FloatDavid Abel Chax Press, 2012
Review by Sarah Ghusson
To float - through the air, or in water, an action that is either aimless or directed, perhaps both; floating through rivers and on seas to reach other continents, floating on the winds, like a bird, simply because the bird is capable by nature, or because it holds an ultimate destination at wing; humankind floats through space for discovery. In David Abel’s Float, this motion is captured in several related ways -- his words mimic flotation in that they are conjoined in carefree looseness. This poetry, like something caught in water or on air, seems to merely flow wherever the current takes it. However, if attention is paid, and the current of Abel’s movements is tracked with consideration, the destination the author has perhaps intended through this innovative work will be reached.
The first section of three is titled “Conduction,” suggesting a process or movement of material through a medium, whether that material is electricity, heat, liquid, or sound. In this case, the material is meaning, and language the medium. “Conduction” is a montage of Abel’s poetic work interspersed with italicized passages from the work of others, sourced in endnotes. Thus the work already compels readers to hover between its first pages and its last ones, and thus begin their own process of conduction: drawing meaning through words. He writes: A combination of characteristics: dense, vibrant rhythms within constrained compass (thus the pattern almost parsable) - as in moving water (24). Abel’s work is rich and varied, it challenges and compels us to float with it and discover its nearly discernible design, but escapes perfect examination for: The meaning of a meaning / (its tendency) / is more than the sum, sequence, or / description / of its instances (15).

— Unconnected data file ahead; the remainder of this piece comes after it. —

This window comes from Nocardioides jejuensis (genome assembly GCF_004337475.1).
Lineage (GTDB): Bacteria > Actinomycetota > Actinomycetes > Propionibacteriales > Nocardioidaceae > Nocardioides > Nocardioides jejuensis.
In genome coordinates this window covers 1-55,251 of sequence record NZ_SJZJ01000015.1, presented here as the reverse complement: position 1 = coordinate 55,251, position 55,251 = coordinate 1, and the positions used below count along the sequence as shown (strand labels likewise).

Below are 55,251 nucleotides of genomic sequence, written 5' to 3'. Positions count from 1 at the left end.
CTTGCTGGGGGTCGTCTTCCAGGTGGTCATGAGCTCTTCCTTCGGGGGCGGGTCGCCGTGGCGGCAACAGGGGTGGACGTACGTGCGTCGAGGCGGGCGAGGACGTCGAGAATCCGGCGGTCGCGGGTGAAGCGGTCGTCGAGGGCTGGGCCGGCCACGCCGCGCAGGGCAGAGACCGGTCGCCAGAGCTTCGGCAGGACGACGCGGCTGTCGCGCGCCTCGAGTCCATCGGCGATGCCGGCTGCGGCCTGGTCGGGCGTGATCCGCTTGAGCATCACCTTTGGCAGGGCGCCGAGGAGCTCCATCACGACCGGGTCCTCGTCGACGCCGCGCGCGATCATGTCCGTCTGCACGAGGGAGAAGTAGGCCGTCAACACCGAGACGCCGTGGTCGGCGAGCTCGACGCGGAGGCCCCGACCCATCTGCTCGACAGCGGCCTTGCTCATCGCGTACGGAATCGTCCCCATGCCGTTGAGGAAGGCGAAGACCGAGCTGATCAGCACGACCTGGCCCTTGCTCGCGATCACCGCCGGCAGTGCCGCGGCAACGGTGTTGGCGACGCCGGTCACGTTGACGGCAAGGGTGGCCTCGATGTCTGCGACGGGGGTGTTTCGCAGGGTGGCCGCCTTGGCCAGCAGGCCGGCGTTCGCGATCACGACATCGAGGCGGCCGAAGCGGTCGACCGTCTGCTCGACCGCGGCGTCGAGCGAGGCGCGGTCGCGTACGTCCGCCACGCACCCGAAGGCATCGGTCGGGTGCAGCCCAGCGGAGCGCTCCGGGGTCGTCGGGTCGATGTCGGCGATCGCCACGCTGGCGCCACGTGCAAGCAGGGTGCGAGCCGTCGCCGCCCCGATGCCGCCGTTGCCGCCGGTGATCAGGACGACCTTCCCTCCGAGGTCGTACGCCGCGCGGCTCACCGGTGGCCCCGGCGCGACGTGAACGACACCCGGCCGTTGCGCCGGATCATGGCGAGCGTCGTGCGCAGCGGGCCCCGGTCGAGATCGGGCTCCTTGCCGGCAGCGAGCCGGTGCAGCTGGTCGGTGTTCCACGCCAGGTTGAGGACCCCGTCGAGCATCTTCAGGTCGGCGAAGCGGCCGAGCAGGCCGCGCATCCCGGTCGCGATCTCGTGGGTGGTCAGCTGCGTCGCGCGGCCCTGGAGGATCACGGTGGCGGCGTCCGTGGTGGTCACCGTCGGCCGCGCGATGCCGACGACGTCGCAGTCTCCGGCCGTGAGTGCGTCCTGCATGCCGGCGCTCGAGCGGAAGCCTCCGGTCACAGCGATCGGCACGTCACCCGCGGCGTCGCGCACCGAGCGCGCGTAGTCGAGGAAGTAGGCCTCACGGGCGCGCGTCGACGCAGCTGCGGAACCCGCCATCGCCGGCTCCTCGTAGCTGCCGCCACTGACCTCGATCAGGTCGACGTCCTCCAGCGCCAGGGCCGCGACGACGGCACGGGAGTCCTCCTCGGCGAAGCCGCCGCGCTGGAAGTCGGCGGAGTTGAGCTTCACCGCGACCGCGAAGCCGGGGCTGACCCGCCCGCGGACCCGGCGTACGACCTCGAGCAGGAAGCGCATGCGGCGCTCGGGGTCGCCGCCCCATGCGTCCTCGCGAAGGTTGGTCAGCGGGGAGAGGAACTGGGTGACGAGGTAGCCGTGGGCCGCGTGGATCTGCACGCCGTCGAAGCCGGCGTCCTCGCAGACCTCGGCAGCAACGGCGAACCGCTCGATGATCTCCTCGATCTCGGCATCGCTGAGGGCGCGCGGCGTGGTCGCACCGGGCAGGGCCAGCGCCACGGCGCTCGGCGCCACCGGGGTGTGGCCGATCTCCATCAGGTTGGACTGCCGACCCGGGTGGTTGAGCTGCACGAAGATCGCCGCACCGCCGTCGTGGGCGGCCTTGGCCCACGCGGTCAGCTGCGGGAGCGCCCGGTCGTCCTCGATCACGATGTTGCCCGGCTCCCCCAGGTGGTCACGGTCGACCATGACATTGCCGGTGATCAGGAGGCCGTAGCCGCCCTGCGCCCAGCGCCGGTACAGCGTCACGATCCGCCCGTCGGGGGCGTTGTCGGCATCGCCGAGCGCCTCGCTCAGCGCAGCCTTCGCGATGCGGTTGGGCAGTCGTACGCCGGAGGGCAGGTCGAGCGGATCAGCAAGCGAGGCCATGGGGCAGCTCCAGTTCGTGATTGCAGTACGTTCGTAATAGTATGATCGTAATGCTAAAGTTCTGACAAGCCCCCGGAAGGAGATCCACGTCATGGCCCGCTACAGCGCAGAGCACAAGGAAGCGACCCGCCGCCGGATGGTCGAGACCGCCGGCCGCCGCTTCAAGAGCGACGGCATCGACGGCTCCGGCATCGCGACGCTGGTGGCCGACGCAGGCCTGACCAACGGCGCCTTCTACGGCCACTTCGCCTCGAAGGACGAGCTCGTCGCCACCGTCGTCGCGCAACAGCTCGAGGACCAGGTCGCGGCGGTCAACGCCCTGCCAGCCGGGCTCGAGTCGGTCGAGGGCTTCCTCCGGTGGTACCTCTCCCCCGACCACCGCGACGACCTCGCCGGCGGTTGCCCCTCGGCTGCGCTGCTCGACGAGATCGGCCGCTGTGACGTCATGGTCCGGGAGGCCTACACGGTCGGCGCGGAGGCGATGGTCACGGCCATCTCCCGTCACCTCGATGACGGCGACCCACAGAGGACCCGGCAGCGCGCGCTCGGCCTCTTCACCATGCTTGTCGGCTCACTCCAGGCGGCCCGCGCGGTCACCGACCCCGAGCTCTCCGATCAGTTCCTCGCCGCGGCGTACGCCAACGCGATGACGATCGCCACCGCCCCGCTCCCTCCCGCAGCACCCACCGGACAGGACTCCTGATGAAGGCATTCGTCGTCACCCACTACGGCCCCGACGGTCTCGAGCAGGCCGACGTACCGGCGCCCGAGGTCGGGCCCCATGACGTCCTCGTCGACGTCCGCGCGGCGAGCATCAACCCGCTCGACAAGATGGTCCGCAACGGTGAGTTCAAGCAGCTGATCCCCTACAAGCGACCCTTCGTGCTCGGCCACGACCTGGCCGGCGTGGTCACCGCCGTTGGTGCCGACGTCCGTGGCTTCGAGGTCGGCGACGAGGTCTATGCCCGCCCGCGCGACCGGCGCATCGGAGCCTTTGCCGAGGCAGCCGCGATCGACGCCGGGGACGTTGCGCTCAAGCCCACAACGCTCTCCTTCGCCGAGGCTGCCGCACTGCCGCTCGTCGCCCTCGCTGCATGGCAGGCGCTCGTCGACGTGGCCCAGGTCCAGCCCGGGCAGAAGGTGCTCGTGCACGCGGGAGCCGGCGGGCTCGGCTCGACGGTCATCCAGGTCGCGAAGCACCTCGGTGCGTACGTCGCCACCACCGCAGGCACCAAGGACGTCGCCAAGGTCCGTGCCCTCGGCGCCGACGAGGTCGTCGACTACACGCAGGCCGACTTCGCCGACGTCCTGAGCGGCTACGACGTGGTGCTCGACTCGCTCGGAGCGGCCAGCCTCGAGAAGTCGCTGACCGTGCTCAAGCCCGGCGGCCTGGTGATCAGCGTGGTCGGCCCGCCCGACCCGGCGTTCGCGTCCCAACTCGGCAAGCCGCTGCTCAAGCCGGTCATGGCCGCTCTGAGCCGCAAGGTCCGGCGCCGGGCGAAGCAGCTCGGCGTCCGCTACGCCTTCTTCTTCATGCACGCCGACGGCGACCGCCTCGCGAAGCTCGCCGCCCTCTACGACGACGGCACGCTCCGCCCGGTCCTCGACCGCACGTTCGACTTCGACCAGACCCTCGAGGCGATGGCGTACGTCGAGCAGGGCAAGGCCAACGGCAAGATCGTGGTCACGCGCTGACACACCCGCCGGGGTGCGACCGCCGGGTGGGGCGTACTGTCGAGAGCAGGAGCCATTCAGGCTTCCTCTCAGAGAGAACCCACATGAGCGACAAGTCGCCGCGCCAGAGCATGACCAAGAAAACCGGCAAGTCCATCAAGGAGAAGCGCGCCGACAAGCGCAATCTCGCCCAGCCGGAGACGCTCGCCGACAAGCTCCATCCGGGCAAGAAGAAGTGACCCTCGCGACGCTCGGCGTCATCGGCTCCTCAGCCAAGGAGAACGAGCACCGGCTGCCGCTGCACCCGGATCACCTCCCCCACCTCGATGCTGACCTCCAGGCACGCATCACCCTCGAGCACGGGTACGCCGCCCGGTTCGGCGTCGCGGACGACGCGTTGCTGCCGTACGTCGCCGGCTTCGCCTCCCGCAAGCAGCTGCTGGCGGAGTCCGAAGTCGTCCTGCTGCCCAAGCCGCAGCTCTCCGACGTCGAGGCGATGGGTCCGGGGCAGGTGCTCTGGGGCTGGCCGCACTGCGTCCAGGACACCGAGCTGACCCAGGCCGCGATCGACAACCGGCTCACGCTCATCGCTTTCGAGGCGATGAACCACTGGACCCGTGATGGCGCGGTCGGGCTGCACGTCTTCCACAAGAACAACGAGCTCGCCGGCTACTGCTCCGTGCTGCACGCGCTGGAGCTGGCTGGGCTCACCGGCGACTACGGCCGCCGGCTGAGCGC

“Orbis Pictus” is named after the first picture book written for children, suggesting this section’s intention to function as its own “Visible World in Pictures.” The section is split into six parts, and the first two are drawn from volumes of Orbis Pictus. “Land Sought, Found, Claimed” contains vibrant imagery from historical events, colorful description of natural environments, enchanting bits of of fable and myth, and lessons of science. “Ambulatory Windows” enters the creation of blown glass as if an alchemistic attempting to produce wonder. Therein, David Antin describes glass as a desert / that transmits light / the thirst is not appeased (47). The motif of transference and the illusion of fluid are cleverly reflected in the material of glass, but the water-like substance will not satiate. It is another instance of the challenge of Abel’s work, where the reader’s thirst for meaning is continuous and ever-increasing. “Lebanon” is described in the end notes as a homage that draws from a book of Lebanese colloquial poetry, and so Abel’s work here is largely influenced by the poems of Michel Trad. He prefaces this piece by stating that bodies are the truest sense of words, emphasizing the human aspect of language, and the pivotal role they play in the interaction of words and meaning (51).